The Georgia Senate has approved a new design for the state flag, voting 34-22 to shrink the Confederate battle flag symbol on the banner.
Gov. Roy Barnes, a Democrat, lobbied for the new flag as the Senate met to debate the issue, telling lawmakers they could ease divisions he said had plagued the state over the 50 years since the Confederate symbol was added to the state flag.
The Confederate battle flag has sparked heated debate throughout the South, where it was long a part of several state flags. Southern pride groups say the emblem represents Southern valor, while others say it conjures images of slavery and racism.
"We are one people forever woven together in a tapestry that is Georgia," Barnes declared as the Senate debate neared. "We are all one or at least we should be, and it is our job, our duty and our great challenge to fight the voices of division and seek ... reconciliation."
Barnes, who made a similar plea to the House last week before it passed the bill, spoke for about 10 minutes. Moments earlier, Lt. Gov. Mark Taylor, the Senate's presiding officer, also urged adoption of the new flag.
"Make no mistake about the significance of the vote today -- it will echo across the South and across the nation. It is a vote of very real economic significance ... a vote of fairness, dignity and respect."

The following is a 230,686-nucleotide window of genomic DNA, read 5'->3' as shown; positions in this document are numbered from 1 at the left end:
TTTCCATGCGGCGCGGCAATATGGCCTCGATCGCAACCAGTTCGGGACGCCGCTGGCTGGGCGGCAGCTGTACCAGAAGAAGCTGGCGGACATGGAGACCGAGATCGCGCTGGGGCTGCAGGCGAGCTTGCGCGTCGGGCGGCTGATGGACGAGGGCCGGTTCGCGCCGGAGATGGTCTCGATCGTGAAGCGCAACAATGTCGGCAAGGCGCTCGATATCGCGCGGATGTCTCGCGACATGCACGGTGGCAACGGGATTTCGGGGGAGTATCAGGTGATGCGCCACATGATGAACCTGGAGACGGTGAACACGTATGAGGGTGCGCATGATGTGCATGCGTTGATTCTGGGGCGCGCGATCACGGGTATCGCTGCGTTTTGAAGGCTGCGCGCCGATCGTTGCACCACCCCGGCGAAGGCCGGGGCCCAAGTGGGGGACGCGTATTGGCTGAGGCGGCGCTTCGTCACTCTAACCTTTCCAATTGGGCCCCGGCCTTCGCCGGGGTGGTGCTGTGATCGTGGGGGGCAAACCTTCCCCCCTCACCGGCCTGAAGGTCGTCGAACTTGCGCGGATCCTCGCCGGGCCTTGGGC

Democrats control the Senate 32-24, and 29 votes were needed for a majority in Tuesday's vote.
The Senate began debate shortly after 11 a.m., about four hours before the vote, in a statehouse under tight security. Only a handful of demonstrators were on hand. As the vote approached, nearly everyone was predicting that it would be close.
Some black leaders say the Confederate emblem is a symbol of racism and segregation. The new flag, they say, will stave off a threatened economic boycott of the state.
Southern pride groups, however, say backing the new banner means betraying the state's heritage and giving in to "economic terrorism." The Southern Heritage League rallied in the state Capitol rotunda Monday, calling for a referendum on the flag change.
Many senators spent the weekend listening to constituents' views and returned Monday to intense lobbying from both sides.
"The pressure is coming out of the governor's office and the business community," said Senate Minority Leader Eric Johnson, a Republican. "They are the big dogs."
Senate Majority Leader Charles Walker, a Democrat, argued that the efforts to influence the vote would not be a factor.
"I don't think you can get a vote like this on a horse trade," he said. "You get this one on conscience."
Many legislators said Monday they were still undecided.
The new Georgia flag would feature a gold state seal against a blue field. Along the bottom would be five small replicas of flags that have flown over Georgia, including the current one.
The Georgia controversy resembles similar flag fights in other southern states. South Carolina recently moved the Confederate flag from atop its Statehouse to a spot on the grounds after several marches, protests and an NAACP travel boycott.
And after a divisive public debate, lawmakers in Mississippi will let voters decide if the state should replace the current flag, which includes the Confederate emblem, with a new design.
— The Associated Press contributed to this report